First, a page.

Chilwell Shell Factory Disaster

During battlefield tours I have often spoken about the need, for the first time, of a ‘The Home Front’ during World War One, and how industry was required to support the war effort; and that the Great War was the first true war on an industrial scale.  All bought about be the sheer magnitude and demand of ‘modern’ weapons, that can for the first time be mass produced following the industrial revolution, and devour ammunition like never before.

Chilwell Shelling Factory 1917

Chilwell Shelling Factory 1917

The Home Front required a change in attitude, women were allowed to work in factories; indeed we had little choice as the bulk of our young men had volunteered and was now in the front line.  Until 1914 it was a case that women would only work ‘in service’ as cooks and maids or in they lived in the county as dairymaids on the farm.

With the increased requirement for ammunition following the ‘shell scandal’ when the entire British army almost ran out of ammunition, a number of Shelling Filling Factories were established around the country.  One of the largest was at Chilwell near Nottingham.  Its official title was National Filling Factory Number 6 and was responsible for filling some 19 million shells, about 50% of all shells fired. At the end of the war the factory site became an Army storage depot and today the area is split between a new modern housing estate and the army.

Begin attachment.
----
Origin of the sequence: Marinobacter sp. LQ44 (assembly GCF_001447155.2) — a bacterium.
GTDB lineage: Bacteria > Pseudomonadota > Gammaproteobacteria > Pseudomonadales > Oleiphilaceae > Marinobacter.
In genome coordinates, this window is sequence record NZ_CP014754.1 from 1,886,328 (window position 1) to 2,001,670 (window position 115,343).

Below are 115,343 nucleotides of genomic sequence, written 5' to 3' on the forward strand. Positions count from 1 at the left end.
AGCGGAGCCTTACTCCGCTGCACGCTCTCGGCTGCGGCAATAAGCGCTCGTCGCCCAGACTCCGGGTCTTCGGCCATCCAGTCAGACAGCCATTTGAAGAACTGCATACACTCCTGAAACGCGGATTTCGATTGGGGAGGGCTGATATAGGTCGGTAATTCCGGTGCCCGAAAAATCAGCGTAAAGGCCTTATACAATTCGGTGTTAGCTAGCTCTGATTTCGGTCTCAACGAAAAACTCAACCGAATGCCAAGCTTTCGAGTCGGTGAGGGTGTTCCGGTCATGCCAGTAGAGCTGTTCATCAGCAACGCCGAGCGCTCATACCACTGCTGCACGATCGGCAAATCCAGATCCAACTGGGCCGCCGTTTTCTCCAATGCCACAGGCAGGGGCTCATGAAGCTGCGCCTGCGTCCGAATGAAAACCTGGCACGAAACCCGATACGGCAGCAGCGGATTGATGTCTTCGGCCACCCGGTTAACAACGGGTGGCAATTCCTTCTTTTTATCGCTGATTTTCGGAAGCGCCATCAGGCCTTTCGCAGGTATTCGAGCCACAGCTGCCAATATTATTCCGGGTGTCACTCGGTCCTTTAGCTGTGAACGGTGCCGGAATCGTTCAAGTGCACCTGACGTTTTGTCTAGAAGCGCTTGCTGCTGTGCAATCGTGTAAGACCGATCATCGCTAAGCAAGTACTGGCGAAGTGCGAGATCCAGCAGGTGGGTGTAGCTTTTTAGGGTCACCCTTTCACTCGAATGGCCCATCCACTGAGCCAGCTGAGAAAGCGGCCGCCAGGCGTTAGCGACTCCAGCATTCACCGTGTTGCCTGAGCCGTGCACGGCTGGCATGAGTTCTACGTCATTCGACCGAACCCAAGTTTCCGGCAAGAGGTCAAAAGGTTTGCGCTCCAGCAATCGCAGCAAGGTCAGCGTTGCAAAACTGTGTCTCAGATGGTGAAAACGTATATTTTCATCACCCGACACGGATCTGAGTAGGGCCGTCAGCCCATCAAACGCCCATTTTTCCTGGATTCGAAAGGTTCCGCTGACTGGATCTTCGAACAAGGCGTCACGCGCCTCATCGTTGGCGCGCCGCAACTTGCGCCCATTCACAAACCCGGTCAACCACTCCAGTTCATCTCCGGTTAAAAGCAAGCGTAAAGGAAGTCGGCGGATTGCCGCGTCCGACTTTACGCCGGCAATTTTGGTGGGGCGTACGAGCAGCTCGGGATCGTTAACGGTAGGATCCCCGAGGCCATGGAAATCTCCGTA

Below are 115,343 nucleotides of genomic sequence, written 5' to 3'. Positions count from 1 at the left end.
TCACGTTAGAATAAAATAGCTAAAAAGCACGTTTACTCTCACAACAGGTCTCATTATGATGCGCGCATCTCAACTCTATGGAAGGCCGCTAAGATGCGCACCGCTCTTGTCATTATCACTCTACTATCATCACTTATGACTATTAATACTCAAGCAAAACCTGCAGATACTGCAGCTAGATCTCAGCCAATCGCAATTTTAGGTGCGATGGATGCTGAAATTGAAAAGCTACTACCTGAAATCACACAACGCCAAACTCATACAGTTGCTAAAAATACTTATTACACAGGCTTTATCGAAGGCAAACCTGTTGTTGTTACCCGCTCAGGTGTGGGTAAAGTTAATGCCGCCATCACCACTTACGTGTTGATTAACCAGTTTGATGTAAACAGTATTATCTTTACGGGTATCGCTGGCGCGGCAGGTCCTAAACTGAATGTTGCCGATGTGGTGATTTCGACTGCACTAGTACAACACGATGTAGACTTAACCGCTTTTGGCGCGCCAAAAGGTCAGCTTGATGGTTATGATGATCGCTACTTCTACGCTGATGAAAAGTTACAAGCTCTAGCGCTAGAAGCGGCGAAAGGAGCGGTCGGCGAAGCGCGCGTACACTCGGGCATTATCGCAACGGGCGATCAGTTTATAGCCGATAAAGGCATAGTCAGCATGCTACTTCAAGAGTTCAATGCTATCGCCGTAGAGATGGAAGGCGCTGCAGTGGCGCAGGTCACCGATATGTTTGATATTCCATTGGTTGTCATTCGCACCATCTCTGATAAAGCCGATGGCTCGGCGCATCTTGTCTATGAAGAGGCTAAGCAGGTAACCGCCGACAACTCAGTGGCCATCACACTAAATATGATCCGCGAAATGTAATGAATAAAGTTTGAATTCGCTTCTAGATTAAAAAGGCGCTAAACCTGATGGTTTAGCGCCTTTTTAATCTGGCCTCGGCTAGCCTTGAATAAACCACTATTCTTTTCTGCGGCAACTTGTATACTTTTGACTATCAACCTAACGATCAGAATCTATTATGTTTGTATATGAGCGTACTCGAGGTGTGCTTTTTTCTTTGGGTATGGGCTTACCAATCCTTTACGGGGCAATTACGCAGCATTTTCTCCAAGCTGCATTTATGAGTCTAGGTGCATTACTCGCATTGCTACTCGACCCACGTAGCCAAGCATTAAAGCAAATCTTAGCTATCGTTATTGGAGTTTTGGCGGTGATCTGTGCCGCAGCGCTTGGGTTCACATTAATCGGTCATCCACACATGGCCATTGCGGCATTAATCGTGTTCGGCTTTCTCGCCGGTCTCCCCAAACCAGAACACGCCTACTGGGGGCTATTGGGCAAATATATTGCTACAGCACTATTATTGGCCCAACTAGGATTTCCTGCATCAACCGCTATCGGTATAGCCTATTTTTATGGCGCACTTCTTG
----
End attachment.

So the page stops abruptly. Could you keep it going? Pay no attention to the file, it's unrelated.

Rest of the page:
But shell filling in the Great War was not without its hazards, a large part of the factory was destroyed on 1 July 1918 as eight tons of TNT detonated in a blast that was heard over twenty miles away.

Following the Chilwell Shell Factory Disaster 134 people were killed, 32 of which could not be identified and are buried in a mass grave in the nearby village of Attenborough, a further 250 people were seriously injured. But the

Woman working in Chilwell 1917

Woman working in Chilwell 1917

factory spirit was not daunted, the very next day they were back in production, and by the end of the month reported the highest weekly production during the war; to which Winston Churchill, the Minister of Munitions sent a telegram:

“Please accept my sincere sympathy with you all in the misfortune that has overtaken your fine Factory and in the loss of valuable lives, those who have perished have died at their stations on the field of duty and those who have lost their dear ones should fortify themselves with this thought, the courage and spirit shown by all concerned both men and women command our admiration, and the decision to which you have all come to carry on without a break is worthy of the spirit which animates our soldiers in the field. I trust the injured are receiving every care.”

For security, and so as not to dent the war effort at home, it was simply reported at the time as  “60 feared dead in Midlands factory explosion.”

One week after the armistice was signed on 16 November 1918 the factory band played in the courtyard of Buckingham Palace, before marching to Downing Street to be met by the Prime Minister  David Lloyd George.  On 13 March 1919 a memorial to the many who died was unveiled by the Duke of Portland, by the entrance to the factory.